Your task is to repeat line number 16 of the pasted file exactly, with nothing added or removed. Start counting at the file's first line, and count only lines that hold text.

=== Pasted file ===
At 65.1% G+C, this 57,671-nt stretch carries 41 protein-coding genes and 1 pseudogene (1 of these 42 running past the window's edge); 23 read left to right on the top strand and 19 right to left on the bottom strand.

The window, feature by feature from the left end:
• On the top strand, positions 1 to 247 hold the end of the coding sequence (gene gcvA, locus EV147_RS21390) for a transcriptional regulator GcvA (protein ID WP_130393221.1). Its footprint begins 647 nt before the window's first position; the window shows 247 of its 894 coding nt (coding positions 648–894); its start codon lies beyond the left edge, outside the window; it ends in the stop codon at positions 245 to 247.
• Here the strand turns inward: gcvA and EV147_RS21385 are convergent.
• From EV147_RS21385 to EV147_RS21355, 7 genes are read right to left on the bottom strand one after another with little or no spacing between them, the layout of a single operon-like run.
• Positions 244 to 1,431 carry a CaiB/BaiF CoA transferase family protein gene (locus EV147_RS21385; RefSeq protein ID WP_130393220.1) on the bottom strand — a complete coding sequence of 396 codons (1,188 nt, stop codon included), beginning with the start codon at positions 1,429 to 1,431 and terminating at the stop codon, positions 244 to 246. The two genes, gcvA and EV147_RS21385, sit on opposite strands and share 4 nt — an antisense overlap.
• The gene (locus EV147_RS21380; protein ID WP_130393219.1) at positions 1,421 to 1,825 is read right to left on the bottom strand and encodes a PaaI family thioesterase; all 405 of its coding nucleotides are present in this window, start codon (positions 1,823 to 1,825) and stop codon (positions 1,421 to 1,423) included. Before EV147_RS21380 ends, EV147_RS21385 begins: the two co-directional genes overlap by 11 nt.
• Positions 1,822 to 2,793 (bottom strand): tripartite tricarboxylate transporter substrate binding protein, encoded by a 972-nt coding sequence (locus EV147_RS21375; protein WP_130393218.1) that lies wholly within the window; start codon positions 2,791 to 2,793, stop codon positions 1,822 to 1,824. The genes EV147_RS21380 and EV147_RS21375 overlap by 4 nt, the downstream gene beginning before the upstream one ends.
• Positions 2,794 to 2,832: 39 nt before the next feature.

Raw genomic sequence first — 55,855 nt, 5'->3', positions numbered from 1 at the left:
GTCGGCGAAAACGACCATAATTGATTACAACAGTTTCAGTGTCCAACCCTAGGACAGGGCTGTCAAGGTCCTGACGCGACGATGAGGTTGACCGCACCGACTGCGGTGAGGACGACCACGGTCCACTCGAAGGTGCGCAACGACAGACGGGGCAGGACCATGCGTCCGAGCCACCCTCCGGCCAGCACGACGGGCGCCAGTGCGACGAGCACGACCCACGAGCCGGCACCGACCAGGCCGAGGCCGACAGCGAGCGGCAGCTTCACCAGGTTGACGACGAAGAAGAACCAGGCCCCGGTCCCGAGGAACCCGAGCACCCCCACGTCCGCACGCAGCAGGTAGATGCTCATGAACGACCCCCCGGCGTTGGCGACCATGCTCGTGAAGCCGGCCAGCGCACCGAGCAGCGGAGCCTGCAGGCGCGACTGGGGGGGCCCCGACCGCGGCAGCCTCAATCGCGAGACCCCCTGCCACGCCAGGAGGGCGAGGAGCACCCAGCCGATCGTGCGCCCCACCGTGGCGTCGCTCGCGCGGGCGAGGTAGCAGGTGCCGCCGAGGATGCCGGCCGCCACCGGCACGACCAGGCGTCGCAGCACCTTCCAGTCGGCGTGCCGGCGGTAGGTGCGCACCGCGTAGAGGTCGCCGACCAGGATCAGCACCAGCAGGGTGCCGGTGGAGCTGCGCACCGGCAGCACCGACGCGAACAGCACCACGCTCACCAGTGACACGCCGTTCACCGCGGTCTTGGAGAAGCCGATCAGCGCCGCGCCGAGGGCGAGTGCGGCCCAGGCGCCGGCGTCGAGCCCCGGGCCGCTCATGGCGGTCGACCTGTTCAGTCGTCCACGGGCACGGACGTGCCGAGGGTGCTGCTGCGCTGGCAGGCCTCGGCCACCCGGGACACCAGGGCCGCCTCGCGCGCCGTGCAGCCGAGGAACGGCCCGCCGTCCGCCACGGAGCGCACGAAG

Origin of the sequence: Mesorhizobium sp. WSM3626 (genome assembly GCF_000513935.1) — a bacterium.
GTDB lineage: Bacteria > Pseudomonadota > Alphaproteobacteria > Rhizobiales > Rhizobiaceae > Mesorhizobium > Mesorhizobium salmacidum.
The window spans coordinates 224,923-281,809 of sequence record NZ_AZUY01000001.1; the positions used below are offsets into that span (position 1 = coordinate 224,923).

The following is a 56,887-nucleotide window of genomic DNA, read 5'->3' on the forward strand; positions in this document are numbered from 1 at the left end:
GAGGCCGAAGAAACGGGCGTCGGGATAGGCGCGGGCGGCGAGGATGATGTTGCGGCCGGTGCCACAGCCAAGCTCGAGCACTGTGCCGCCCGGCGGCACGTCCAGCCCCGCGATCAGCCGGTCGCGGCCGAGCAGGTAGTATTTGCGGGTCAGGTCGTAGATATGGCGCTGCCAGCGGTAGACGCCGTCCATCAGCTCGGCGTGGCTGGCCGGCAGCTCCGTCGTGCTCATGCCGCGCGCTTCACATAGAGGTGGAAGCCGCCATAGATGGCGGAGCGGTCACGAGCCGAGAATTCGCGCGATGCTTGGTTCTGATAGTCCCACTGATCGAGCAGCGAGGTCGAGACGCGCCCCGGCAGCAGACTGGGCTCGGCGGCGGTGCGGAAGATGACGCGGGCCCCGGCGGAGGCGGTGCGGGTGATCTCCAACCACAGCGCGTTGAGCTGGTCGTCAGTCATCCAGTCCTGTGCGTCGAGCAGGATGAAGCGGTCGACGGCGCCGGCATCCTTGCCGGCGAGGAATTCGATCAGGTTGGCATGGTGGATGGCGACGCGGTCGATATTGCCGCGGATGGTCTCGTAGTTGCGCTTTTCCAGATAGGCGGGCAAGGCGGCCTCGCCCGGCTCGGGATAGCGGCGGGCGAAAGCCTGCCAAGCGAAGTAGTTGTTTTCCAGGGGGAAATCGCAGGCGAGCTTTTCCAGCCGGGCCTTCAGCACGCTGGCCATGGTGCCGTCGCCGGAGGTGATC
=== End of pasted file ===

GAGGCCGAAGAAACGGGCGTCGGGATAGGCGCGGGCGGCGAGGATGATGTTGCGGCCGGTGCCACAGCCAAGCTCGAGCACTGTGCCGCCCGGCGGCACGTCCAGCCCCGCGATCAGCCGGTCGCGGCCGAGCAGGTAGTATTTGCGGGTCAGGTCGTAGATATGGCGCTGCCAGCGGTAGACGCCGTCCATCAGCTCGGCGTGGCTGGCCGGCAGCTCCGTCGTGCTCATGCCGCGCGCTTCACATAGAGGTGGAAGCCGCCATAGATGGCGGAGCGGTCACGAGCCGAGAATTCGCGCGATGCTTGGTTCTGATAGTCCCACTGATCGAGCAGCGAGGTCGAGACGCGCCCCGGCAGCAGACTGGGCTCGGCGGCGGTGCGGAAGATGACGCGGGCCCCGGCGGAGGCGGTGCGGGTGATCTCCAACCACAGCGCGTTGAGCTGGTCGTCAGTCATCCAGTCCTGTGCGTCGAGCAGGATGAAGCGGTCGACGGCGCCGGCATCCTTGCCGGCGAGGAATTCGATCAGGTTGGCATGGTGGATGGCGACGCGGTCGATATTGCCGCGGATGGTCTCGTAGTTGCGCTTTTCCAGATAGGCGGGCAAGGCGGCCTCGCCCGGCTCGGGATAGCGGCGGGCGAAAGCCTGCCAAGCGAAGTAGTTGTTTTCCAGGGGGAAATCGCAGGCGAGCTTTTCCAGCCGGGCCTTCAGCACGCTGGCCATGGTGCCGTCGCCGGAGGTGATC